Prince William, Maximilian Minsky and Me by Holly-Jane Rahlens
Thirteen year old Berliner Nelly Sue Edelmeister is the novel's nerdy, ambitious yet highly likeable heroine, and future cosmologist. She's not interested in boys, that is, until, she sees a photo of England's most eligible royal - Prince William. She becomes obsessed with the prince, and believes that she should be the one to care for him in the aftermath of his mother's death.
|Prince William, Maximilian Minsky and Me by Holly-Jane Rahlens|
|Reviewer: India Fearnley|
|Summary: Nerdy Nelly enlists the help of rebel Max to help her get onto the basketball team in order to get chance to go to England, and meet Prince William.|
|Buy? Yes||Borrow? Yes|
|Pages: 256||Date: May 2007|
|Publisher: Walker Books Ltd|
When she hears that the girls' basketball team will be touring in England, she sees it as her chance to meet her beloved and sets about her training.
The only problem is - Nelly Sue cannot play basketball.
So she enlists the help of Maximilian Minsky, the new kid on the block who dresses like a vampire but is strangely attractive, to train her to become a basketball superstar. And on top of all this, she has to prepare for her Bat mitzvah and deal with her rowing parents.
And when things take a turn for the worse and tragedy strikes, can Nelly still come out on top?
Rahlens has created a brilliant teenage heroine who is easy to relate to and will inspire the younger readers to keep going. Nelly Sue is faced with problem after ridiculous problem but still manages to keep her enemies at bay and reconcile with her difficult parents, a topic that will be relevant to the majority of Rahlens readers.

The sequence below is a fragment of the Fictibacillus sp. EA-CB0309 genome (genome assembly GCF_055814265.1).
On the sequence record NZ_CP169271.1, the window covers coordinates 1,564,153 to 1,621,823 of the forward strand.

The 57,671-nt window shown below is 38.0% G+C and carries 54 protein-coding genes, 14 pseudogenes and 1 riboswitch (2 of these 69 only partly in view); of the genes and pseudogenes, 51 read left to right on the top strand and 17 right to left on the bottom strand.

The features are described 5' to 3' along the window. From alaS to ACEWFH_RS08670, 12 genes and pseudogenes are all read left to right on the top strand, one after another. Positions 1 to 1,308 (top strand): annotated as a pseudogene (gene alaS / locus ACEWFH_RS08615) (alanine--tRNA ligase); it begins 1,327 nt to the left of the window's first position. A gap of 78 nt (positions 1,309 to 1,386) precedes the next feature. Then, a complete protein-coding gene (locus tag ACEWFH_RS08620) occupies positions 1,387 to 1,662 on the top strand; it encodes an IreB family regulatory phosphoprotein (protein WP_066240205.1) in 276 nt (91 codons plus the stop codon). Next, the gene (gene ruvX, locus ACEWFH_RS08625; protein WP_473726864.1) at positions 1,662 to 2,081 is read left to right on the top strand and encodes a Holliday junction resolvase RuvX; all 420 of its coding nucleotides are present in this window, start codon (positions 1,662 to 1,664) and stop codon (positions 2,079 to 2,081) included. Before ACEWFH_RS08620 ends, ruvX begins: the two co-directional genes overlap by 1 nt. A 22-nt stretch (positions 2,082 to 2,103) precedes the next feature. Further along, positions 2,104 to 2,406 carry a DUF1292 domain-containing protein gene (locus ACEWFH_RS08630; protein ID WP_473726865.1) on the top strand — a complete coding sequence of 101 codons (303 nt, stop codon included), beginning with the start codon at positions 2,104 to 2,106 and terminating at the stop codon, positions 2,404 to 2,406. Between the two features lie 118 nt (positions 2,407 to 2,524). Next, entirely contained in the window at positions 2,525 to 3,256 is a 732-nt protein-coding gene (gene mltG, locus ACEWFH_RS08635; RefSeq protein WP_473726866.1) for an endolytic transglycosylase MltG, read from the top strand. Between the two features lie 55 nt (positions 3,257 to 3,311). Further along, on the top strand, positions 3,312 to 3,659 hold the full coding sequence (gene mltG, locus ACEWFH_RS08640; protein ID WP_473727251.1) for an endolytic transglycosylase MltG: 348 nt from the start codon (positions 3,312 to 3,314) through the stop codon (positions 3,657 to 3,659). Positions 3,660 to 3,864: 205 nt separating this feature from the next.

Prince William, Maximilian Minsky and Me is a charming novel, filled with anecdotes that capture the voice of 13 year old Nelly Sue beautifully. There are moments in it which every older reader will think, yes, I've thought that or that's happened to me and it's this characteristic which makes the novel so likeable.
It's true to say, however, that the original idea, of the infatuation with the Prince, was not as fully explored as it could have been, as are some of the novel's sub plots and ideas. Too much is left to the imagination at the end, which is fairly disappointing, as the novel has a fairly anticlimactic ending, which does add an air of real life to it, rather than the clichéd Hollywood endings which so often blights our television screens and literature.
Although I thought that the initial idea of the book was a bit, well, dull, it manages to steer away from the royals (for a bit at least) and gives you an insight into Nelly's life, which is the most enjoyable part of it. It induces laugh out loud moments, wistful sighs and even the odd tear.
For more books on the so called troubles of teenage life, why not try My So Called Life.
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You can read more book reviews or buy Prince William, Maximilian Minsky and Me by Holly-Jane Rahlens at Amazon.com.
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